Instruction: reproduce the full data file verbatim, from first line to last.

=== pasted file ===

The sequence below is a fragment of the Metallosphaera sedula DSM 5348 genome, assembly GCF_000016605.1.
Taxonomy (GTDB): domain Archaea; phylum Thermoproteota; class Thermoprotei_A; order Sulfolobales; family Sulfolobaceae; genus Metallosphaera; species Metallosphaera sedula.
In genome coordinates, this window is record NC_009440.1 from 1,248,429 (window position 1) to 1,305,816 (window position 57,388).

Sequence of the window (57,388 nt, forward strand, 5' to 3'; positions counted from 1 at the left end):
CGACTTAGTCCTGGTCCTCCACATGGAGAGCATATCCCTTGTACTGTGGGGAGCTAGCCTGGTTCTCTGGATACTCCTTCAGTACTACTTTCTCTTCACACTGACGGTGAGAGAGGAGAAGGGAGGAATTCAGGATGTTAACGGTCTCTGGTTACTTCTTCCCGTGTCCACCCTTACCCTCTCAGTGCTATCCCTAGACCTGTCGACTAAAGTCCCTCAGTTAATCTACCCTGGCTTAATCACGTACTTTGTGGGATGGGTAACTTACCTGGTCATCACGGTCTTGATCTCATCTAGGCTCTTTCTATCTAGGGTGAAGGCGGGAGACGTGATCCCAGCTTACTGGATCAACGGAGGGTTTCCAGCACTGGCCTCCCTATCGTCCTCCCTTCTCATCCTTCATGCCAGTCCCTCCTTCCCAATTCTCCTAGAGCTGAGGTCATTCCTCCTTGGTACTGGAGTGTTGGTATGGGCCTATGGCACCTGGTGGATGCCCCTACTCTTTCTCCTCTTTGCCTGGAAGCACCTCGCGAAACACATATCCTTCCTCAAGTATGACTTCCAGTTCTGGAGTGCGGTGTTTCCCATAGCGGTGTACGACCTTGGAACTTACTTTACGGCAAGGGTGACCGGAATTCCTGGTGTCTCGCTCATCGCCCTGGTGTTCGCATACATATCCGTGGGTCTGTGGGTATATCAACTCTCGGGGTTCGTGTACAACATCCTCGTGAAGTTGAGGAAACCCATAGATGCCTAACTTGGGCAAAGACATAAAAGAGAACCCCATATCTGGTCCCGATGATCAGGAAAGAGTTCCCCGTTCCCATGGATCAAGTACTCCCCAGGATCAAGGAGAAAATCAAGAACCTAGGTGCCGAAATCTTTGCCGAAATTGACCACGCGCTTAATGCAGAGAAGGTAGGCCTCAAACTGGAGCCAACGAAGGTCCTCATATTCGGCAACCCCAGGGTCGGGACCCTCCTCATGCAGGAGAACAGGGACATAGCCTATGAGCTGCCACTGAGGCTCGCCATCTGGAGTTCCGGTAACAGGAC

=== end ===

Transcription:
The sequence below is a fragment of the Metallosphaera sedula DSM 5348 genome, assembly GCF_000016605.1.
Taxonomy (GTDB): domain Archaea; phylum Thermoproteota; class Thermoprotei_A; order Sulfolobales; family Sulfolobaceae; genus Metallosphaera; species Metallosphaera sedula.
In genome coordinates, this window is record NC_009440.1 from 1,248,429 (window position 1) to 1,305,816 (window position 57,388).

Sequence of the window (57,388 nt, forward strand, 5' to 3'; positions counted from 1 at the left end):
CGACTTAGTCCTGGTCCTCCACATGGAGAGCATATCCCTTGTACTGTGGGGAGCTAGCCTGGTTCTCTGGATACTCCTTCAGTACTACTTTCTCTTCACACTGACGGTGAGAGAGGAGAAGGGAGGAATTCAGGATGTTAACGGTCTCTGGTTACTTCTTCCCGTGTCCACCCTTACCCTCTCAGTGCTATCCCTAGACCTGTCGACTAAAGTCCCTCAGTTAATCTACCCTGGCTTAATCACGTACTTTGTGGGATGGGTAACTTACCTGGTCATCACGGTCTTGATCTCATCTAGGCTCTTTCTATCTAGGGTGAAGGCGGGAGACGTGATCCCAGCTTACTGGATCAACGGAGGGTTTCCAGCACTGGCCTCCCTATCGTCCTCCCTTCTCATCCTTCATGCCAGTCCCTCCTTCCCAATTCTCCTAGAGCTGAGGTCATTCCTCCTTGGTACTGGAGTGTTGGTATGGGCCTATGGCACCTGGTGGATGCCCCTACTCTTTCTCCTCTTTGCCTGGAAGCACCTCGCGAAACACATATCCTTCCTCAAGTATGACTTCCAGTTCTGGAGTGCGGTGTTTCCCATAGCGGTGTACGACCTTGGAACTTACTTTACGGCAAGGGTGACCGGAATTCCTGGTGTCTCGCTCATCGCCCTGGTGTTCGCATACATATCCGTGGGTCTGTGGGTATATCAACTCTCGGGGTTCGTGTACAACATCCTCGTGAAGTTGAGGAAACCCATAGATGCCTAACTTGGGCAAAGACATAAAAGAGAACCCCATATCTGGTCCCGATGATCAGGAAAGAGTTCCCCGTTCCCATGGATCAAGTACTCCCCAGGATCAAGGAGAAAATCAAGAACCTAGGTGCCGAAATCTTTGCCGAAATTGACCACGCGCTTAATGCAGAGAAGGTAGGCCTCAAACTGGAGCCAACGAAGGTCCTCATATTCGGCAACCCCAGGGTCGGGACCCTCCTCATGCAGGAGAACAGGGACATAGCCTATGAGCTGCCACTGAGGCTCGCCATCTGGAGTTCCGGTAACAGGAC